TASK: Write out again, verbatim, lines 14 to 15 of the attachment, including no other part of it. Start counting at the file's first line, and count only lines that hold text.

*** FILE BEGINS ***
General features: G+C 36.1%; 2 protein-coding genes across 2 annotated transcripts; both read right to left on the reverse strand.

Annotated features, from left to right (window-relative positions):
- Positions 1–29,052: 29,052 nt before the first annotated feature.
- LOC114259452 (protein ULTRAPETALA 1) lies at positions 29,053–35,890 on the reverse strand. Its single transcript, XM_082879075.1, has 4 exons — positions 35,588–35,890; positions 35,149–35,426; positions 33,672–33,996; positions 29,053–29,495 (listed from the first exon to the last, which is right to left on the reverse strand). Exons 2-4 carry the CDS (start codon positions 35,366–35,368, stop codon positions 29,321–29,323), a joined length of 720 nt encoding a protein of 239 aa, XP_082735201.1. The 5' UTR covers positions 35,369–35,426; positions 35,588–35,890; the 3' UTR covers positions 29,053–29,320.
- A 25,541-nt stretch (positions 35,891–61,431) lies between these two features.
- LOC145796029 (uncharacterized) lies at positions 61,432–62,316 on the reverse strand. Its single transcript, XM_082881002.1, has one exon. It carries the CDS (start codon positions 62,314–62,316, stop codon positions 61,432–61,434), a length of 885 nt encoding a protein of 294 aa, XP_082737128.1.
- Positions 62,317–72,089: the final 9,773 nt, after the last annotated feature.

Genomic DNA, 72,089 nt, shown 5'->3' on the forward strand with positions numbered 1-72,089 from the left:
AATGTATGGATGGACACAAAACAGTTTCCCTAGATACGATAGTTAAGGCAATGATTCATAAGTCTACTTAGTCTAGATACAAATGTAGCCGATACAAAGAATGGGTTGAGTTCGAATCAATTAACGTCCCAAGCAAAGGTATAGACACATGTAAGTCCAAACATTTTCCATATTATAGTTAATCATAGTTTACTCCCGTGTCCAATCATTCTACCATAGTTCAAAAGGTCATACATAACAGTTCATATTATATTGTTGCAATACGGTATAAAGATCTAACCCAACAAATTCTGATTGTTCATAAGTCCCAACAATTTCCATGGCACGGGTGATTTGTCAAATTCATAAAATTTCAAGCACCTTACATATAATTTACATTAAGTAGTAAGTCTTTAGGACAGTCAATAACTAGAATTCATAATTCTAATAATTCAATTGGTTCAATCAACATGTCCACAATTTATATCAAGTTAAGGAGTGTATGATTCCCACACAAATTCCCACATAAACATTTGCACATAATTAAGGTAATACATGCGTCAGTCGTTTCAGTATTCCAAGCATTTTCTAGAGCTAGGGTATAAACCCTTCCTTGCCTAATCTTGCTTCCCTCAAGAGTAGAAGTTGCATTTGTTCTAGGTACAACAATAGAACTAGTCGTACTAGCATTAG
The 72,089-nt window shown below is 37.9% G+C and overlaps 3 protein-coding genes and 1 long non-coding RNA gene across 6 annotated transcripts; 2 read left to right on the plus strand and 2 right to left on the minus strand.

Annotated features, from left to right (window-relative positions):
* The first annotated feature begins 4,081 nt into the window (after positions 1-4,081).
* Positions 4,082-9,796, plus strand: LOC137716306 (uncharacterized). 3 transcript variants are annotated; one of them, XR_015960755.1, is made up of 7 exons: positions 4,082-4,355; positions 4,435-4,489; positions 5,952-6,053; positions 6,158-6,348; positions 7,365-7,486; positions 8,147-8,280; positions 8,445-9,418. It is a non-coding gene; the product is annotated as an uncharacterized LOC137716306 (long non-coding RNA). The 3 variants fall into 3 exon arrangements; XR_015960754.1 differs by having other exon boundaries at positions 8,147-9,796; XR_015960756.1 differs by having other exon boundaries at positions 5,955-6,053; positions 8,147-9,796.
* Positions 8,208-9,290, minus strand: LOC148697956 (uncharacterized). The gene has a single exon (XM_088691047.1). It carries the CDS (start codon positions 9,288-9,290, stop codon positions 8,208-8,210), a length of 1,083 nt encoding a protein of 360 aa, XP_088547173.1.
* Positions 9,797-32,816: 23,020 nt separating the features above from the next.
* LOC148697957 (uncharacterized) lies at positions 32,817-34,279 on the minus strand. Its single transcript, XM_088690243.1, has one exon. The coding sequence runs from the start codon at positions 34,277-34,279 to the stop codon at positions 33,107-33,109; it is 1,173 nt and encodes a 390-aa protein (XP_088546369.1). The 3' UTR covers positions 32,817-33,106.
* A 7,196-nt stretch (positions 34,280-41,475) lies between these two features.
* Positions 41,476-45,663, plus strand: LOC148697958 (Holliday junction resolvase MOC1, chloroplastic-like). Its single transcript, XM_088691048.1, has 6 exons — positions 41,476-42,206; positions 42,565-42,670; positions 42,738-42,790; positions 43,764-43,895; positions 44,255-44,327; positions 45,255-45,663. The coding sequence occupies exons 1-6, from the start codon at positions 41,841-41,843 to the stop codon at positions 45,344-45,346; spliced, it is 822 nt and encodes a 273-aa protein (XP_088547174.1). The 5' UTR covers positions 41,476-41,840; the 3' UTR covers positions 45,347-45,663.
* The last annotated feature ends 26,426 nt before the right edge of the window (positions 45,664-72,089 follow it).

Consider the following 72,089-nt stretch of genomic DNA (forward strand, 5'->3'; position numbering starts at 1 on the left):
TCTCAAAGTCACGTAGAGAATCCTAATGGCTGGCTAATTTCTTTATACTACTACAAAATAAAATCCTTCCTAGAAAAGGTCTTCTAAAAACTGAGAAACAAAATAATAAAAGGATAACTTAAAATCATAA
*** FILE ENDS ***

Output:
* Positions 8,208-9,290, minus strand: LOC148697956 (uncharacterized). The gene has a single exon (XM_088691047.1). It carries the CDS (start codon positions 9,288-9,290, stop codon positions 8,208-8,210), a length of 1,083 nt encoding a protein of 360 aa, XP_088547173.1.
* Positions 9,797-32,816: 23,020 nt separating the features above from the next.